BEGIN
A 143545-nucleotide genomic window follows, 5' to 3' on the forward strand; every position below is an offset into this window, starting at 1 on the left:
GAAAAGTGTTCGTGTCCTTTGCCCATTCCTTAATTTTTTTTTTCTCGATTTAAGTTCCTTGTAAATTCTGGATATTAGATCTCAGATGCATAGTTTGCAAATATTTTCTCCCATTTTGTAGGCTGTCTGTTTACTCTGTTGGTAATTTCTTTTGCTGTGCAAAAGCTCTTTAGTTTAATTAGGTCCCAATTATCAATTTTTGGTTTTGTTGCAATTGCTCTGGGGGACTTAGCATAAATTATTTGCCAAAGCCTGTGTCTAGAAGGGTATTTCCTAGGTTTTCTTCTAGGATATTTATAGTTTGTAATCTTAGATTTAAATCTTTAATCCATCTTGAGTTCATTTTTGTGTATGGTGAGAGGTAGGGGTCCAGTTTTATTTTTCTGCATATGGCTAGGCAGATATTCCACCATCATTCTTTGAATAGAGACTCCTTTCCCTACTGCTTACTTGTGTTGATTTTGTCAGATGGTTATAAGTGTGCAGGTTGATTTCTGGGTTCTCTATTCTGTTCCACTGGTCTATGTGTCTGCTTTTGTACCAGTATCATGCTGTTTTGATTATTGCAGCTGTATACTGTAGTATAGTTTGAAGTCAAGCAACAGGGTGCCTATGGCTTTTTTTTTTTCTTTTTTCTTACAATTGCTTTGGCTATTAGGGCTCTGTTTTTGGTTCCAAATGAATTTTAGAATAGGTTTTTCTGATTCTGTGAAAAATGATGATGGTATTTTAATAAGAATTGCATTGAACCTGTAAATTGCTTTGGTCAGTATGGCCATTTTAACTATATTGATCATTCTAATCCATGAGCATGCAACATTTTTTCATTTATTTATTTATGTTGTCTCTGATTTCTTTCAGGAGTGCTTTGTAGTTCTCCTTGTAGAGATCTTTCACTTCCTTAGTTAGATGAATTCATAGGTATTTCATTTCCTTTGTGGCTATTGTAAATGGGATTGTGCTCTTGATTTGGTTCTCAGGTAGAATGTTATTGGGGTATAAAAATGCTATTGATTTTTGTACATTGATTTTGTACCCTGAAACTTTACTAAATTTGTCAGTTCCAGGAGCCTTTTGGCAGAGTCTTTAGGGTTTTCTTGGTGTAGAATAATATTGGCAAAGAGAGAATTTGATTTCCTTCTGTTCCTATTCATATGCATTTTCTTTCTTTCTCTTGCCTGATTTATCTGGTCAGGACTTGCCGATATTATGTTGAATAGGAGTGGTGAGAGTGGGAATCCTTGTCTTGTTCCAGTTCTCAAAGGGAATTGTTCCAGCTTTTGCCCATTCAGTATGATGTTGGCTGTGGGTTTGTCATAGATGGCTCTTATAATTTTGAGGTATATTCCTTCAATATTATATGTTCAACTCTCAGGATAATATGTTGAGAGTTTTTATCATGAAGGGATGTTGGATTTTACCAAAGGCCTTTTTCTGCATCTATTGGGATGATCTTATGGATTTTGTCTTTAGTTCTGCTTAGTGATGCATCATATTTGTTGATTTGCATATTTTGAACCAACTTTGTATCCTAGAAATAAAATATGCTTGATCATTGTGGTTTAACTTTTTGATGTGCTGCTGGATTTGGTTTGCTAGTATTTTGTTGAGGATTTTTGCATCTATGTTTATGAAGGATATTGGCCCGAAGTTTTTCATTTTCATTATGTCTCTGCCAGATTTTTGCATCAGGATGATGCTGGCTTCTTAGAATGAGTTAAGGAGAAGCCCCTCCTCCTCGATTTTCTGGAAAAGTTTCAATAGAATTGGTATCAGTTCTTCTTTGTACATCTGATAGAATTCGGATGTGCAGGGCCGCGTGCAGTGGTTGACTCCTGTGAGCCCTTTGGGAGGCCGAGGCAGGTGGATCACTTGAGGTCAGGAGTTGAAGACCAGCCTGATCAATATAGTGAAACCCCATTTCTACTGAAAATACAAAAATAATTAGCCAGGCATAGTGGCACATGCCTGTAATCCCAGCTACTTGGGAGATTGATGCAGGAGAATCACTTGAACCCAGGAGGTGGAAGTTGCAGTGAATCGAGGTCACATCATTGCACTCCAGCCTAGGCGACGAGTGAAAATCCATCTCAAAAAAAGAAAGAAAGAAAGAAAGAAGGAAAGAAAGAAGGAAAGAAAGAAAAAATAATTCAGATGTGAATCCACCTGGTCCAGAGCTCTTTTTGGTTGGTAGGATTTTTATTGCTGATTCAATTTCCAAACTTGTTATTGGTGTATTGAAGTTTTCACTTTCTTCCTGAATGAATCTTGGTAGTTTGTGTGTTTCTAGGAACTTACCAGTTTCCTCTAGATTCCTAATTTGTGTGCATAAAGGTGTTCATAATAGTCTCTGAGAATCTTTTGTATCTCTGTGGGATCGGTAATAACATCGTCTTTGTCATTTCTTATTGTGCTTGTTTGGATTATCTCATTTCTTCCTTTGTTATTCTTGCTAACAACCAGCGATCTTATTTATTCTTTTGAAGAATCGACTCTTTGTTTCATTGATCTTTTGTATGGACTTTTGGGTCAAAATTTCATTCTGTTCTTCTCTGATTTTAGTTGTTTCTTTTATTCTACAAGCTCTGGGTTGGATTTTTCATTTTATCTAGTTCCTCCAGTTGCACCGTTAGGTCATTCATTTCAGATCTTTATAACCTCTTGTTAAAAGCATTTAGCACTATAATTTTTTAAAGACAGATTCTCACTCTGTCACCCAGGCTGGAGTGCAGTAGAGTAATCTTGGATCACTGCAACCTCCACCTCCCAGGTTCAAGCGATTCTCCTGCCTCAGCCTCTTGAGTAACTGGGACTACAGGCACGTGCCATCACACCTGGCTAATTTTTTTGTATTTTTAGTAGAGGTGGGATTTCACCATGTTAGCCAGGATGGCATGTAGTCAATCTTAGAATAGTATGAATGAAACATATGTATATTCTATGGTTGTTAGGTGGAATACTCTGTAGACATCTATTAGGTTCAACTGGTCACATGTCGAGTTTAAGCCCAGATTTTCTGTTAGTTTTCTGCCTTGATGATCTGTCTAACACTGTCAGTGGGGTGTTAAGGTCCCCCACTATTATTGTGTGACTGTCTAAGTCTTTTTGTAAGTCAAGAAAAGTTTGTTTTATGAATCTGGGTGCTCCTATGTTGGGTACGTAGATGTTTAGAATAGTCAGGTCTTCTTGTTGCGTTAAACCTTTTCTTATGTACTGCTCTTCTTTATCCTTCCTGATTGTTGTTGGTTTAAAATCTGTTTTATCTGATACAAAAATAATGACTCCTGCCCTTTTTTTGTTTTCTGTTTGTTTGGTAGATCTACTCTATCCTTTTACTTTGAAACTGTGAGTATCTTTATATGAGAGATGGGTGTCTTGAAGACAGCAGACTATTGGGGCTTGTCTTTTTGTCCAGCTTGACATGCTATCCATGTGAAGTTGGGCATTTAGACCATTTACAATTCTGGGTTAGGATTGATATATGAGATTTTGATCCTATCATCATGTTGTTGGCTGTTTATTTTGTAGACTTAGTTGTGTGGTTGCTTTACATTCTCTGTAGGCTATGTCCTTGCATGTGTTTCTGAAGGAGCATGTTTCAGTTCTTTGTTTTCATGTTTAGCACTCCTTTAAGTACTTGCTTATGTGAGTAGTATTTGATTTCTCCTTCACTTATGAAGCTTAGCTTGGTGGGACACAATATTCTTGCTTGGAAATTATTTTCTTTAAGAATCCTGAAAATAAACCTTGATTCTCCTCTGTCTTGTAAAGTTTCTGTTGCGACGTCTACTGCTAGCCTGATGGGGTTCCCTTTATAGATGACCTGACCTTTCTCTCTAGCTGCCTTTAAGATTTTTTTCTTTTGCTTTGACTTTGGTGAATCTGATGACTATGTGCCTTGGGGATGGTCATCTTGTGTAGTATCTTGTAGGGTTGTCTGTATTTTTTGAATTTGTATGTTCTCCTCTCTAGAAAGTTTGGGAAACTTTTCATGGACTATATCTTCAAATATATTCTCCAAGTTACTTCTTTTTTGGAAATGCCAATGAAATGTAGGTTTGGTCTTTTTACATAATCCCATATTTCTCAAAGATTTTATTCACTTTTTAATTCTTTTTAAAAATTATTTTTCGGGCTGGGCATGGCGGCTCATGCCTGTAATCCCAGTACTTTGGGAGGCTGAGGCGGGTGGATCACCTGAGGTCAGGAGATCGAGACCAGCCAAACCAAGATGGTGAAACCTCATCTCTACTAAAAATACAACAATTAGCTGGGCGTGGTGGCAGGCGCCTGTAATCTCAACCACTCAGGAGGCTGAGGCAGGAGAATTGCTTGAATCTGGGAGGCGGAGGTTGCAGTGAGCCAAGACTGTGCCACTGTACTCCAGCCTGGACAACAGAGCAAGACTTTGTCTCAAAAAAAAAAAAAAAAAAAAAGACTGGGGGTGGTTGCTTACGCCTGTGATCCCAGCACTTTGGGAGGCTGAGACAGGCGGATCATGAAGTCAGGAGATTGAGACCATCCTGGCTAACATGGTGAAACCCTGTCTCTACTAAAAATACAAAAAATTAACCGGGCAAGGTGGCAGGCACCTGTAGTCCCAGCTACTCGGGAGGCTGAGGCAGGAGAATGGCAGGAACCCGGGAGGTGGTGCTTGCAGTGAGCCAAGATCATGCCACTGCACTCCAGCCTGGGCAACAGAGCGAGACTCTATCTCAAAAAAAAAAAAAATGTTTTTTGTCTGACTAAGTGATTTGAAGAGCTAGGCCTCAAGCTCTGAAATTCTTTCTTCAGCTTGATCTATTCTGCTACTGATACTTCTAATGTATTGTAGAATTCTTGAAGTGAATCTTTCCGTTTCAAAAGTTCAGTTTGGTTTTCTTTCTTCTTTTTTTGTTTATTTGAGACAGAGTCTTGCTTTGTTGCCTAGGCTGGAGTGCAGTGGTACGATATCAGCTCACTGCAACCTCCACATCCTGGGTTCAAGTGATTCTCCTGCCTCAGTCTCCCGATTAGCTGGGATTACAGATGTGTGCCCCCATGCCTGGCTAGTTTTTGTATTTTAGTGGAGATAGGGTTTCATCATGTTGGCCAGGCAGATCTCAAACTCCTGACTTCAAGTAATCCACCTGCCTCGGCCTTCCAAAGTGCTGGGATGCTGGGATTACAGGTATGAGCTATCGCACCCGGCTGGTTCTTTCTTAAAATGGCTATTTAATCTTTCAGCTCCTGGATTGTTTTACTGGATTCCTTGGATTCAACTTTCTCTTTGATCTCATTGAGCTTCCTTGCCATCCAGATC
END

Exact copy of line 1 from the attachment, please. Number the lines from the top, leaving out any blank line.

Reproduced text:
A 143545-nucleotide genomic window follows, 5' to 3' on the forward strand; every position below is an offset into this window, starting at 1 on the left: